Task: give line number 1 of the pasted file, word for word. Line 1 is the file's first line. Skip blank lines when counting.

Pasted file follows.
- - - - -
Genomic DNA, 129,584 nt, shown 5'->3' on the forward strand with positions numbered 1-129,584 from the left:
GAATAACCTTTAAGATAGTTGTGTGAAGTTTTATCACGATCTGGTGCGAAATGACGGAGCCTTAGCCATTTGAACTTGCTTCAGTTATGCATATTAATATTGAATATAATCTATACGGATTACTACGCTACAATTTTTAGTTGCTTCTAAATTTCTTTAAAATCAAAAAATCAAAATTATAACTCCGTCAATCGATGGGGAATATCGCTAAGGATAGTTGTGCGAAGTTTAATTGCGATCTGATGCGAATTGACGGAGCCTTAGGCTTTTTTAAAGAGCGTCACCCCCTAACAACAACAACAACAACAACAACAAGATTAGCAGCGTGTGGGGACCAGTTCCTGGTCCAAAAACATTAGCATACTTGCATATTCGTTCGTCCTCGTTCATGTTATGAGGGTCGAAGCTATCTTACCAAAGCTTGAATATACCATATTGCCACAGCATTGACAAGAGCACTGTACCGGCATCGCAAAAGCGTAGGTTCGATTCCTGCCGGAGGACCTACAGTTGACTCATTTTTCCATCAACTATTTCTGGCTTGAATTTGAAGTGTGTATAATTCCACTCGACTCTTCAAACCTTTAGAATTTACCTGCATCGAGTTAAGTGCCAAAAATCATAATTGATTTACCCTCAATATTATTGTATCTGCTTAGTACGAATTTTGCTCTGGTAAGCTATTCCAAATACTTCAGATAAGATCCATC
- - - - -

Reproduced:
Genomic DNA, 129,584 nt, shown 5'->3' on the forward strand with positions numbered 1-129,584 from the left: